During WWI Immigration slowed (from 150,000 in 1915 – less than 50,000 by 1918) It was hard to get here The Canadian government did not allow people from enemy countries Lives were not easy Blamed for social problems – especially high unemployment
Unemployment Increased unemployment after WWI caused some Canadians to pressure employers to fire foreign-born workers International Nickel Company in Sudbury fired 2,200 immigrant employees to create jobs for veterans The government also limited immigration to keep unemployment from skyrocketing Immigration offices in Europe were closed during the war and did not reopen until 1924
Social Problems Many accusations were made against innocent immigrants Russian and Eastern Europeans were blamed for causing the Winnipeg General Strike because of their country’s communist background Most strike leaders were actually British This strike became a main reason that the Immigration Act was changed
Discrimination Empire Settlement Act – 1922 This act smoothed the way for British subjects (white immigrants from Br or other countries in the Br empire). The government helped pay their travel costs and offered many supports Chinese Exclusion Act – 1923 Stopped most immigration from China Was not lifted until 1947 There were strict rules against most Asians, South Asians and Africans
The KKK The Ku Klux Klan arrived in Canada in the 1920s In Canada, they targeted Jews in Quebec, French Canadians in Saskatchewan, Asians in BC and all foreigners everywhere else KKK was most successful in the West Wanted no foreign immigration, property seizure and did not support the speaking of other languages Most powerful in Saskatchewan Had influential backing in communities and government By 1930, the KKK was no longer in Canada
Immigration Bias After the act was changed, 1000’s were forced to leave No two groups were treated the same British or other Northern European immigrants were welcomed Others, such as Asians, were discouraged from coming Others, such as Pacifist religious members, were barred all together Strange laws were also made like... People coming from India needed to come on a boat that did not stop along the way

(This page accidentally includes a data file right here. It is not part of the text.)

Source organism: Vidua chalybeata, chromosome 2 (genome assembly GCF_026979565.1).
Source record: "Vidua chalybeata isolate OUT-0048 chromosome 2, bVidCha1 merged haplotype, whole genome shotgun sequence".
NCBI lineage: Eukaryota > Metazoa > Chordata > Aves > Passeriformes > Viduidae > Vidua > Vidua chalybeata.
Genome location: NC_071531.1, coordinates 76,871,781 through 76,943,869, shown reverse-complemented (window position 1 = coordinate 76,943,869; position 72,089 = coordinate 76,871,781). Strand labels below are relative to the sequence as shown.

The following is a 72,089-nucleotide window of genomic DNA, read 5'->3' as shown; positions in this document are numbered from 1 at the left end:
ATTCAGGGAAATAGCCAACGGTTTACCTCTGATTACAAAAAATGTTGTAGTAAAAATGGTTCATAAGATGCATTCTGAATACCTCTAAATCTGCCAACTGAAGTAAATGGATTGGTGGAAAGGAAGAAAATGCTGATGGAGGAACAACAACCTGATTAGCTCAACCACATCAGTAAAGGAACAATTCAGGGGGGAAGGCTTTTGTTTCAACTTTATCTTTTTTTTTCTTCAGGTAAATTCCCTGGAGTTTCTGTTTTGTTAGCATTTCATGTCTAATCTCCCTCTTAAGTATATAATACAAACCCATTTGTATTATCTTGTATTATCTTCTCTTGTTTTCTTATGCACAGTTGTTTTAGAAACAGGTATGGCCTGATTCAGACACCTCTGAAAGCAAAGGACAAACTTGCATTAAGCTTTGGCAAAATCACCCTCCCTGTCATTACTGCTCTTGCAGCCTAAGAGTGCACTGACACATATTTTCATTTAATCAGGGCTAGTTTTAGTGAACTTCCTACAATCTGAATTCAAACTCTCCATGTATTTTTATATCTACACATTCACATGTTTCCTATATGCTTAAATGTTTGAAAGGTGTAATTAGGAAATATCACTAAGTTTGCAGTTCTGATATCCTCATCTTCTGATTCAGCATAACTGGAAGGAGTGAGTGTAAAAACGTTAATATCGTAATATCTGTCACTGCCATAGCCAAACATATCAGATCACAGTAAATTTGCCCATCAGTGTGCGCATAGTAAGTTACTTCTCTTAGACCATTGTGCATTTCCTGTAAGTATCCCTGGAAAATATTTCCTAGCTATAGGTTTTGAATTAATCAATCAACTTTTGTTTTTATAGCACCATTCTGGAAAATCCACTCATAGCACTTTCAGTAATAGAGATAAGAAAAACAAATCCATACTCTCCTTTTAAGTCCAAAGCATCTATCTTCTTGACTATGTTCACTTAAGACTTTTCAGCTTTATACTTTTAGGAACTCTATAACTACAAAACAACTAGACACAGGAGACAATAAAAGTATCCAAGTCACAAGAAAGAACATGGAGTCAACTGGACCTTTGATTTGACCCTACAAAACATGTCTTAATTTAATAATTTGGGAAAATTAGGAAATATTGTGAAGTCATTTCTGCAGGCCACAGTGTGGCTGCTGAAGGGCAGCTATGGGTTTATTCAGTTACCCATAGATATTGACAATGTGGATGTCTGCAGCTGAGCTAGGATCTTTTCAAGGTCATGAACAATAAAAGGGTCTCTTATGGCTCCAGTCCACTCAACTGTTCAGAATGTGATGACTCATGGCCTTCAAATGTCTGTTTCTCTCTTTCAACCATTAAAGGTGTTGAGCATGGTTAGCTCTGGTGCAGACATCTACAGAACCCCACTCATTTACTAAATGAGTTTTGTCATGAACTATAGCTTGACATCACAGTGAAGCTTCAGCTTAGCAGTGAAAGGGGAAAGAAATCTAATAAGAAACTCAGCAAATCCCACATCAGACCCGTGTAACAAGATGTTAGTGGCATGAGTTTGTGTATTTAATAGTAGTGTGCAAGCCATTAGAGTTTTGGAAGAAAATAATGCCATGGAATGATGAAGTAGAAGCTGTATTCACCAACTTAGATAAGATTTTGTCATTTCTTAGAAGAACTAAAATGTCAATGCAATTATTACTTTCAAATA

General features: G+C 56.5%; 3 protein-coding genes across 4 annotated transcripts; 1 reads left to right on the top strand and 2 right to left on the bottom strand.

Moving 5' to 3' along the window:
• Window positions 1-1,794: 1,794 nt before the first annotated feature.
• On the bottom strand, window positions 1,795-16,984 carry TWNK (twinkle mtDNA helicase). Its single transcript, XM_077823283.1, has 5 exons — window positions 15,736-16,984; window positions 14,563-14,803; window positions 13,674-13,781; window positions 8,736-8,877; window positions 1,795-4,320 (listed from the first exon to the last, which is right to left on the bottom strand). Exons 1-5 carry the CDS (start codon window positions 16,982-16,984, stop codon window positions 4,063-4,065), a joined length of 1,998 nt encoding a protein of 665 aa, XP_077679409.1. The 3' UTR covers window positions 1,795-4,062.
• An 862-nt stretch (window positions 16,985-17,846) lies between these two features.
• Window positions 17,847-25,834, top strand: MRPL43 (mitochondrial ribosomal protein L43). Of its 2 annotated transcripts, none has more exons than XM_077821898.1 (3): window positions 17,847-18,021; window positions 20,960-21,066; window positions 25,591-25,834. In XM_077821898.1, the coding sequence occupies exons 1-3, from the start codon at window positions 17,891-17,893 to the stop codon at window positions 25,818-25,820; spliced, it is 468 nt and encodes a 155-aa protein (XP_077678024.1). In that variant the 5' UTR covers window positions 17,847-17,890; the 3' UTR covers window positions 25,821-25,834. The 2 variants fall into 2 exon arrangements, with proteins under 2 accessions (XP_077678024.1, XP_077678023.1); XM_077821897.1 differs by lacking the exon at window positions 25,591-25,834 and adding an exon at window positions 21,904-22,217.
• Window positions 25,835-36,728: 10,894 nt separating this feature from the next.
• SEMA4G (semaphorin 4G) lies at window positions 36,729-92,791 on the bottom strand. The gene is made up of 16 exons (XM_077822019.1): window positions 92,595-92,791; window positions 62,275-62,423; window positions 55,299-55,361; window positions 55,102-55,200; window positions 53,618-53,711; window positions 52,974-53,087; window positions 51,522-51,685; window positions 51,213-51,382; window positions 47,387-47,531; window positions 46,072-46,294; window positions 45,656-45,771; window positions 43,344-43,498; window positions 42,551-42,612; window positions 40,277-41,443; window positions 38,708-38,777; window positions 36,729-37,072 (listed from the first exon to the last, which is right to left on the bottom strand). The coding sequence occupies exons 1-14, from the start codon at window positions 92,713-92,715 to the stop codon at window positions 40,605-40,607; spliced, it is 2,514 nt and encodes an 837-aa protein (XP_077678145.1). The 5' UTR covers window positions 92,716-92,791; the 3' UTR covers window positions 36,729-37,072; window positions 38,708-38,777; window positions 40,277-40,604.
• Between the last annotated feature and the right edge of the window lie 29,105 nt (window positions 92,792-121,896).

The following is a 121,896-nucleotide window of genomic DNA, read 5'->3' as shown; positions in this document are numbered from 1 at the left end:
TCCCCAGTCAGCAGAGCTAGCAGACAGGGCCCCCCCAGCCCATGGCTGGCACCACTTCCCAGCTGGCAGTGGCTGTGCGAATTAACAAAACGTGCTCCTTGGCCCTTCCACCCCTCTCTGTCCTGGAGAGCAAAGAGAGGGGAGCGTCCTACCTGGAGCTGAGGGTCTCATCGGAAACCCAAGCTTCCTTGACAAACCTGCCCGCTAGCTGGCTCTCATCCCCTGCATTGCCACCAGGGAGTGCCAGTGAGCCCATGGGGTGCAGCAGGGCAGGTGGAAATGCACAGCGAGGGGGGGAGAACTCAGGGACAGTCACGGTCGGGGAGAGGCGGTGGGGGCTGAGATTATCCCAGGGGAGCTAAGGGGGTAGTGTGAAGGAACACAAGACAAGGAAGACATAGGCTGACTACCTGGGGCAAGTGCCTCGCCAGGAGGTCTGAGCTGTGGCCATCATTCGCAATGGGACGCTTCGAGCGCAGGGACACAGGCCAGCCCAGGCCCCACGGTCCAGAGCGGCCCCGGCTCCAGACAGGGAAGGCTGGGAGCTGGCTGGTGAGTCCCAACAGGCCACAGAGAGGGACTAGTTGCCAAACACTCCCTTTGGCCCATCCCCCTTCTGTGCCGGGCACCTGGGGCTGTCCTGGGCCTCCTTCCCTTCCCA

Canadian Immigration Patterns Before WWI During WWI After WWIImmigrants were allowed Most immigration stopped Immigration limited.in based on contribution Immigrants were allowedthey could make to in based on culture andCanada – i.e. Farmers, ideas.labourers, etc.Immigrants who were Immigrants who were Immigrants who werewelcomed: British, white welcomed: British, white welcomed: British, whiteAmerican farmers, French, American farmers, French, American farmers, French,other Northern and people of other Northern people of other NorthernEastern European European countries – European countries –peoples – i.e. Swedes, Swedes, Finns, Swiss Swedes, Finns, SwissFinns, Swiss, Germans,Ukrainians, Russians,etc.
Discrimination II 1926 – as the economy improved some people were allowed in – Central, Eastern, and Southern Europeans took advantage While some people protested Canada’s discriminatory actions against immigrants, most remained silent or actively supported the polices They believed the propaganda about immigrants taking jobs, working for less money, and supporting communist movements